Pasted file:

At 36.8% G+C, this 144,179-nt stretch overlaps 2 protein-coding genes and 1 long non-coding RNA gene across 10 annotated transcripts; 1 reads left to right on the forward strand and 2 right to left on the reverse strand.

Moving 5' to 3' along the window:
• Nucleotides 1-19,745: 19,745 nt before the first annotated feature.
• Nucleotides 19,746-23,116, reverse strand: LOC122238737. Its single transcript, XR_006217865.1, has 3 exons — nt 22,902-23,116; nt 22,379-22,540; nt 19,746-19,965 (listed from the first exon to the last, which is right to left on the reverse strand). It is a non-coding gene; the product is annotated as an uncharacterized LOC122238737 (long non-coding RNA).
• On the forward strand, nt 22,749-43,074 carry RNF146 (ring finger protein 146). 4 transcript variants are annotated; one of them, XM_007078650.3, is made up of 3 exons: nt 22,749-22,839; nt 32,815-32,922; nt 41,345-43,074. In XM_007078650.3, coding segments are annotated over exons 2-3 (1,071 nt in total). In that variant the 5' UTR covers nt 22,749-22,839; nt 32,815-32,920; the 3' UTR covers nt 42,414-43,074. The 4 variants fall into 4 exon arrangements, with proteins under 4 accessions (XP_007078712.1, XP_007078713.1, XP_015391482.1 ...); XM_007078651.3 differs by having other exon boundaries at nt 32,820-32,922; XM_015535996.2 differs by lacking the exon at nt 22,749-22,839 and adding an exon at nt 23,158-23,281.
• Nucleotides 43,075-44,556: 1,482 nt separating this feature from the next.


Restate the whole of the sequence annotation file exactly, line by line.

At 36.8% G+C, this 144,179-nt stretch overlaps 2 protein-coding genes and 1 long non-coding RNA gene across 10 annotated transcripts; 1 reads left to right on the forward strand and 2 right to left on the reverse strand.

Moving 5' to 3' along the window:
• Nucleotides 1-19,745: 19,745 nt before the first annotated feature.
• Nucleotides 19,746-23,116, reverse strand: LOC122238737. Its single transcript, XR_006217865.1, has 3 exons — nt 22,902-23,116; nt 22,379-22,540; nt 19,746-19,965 (listed from the first exon to the last, which is right to left on the reverse strand). It is a non-coding gene; the product is annotated as an uncharacterized LOC122238737 (long non-coding RNA).
• On the forward strand, nt 22,749-43,074 carry RNF146 (ring finger protein 146). 4 transcript variants are annotated; one of them, XM_007078650.3, is made up of 3 exons: nt 22,749-22,839; nt 32,815-32,922; nt 41,345-43,074. In XM_007078650.3, coding segments are annotated over exons 2-3 (1,071 nt in total). In that variant the 5' UTR covers nt 22,749-22,839; nt 32,815-32,920; the 3' UTR covers nt 42,414-43,074. The 4 variants fall into 4 exon arrangements, with proteins under 4 accessions (XP_007078712.1, XP_007078713.1, XP_015391482.1 ...); XM_007078651.3 differs by having other exon boundaries at nt 32,820-32,922; XM_015535996.2 differs by lacking the exon at nt 22,749-22,839 and adding an exon at nt 23,158-23,281.
• Nucleotides 43,075-44,556: 1,482 nt separating this feature from the next.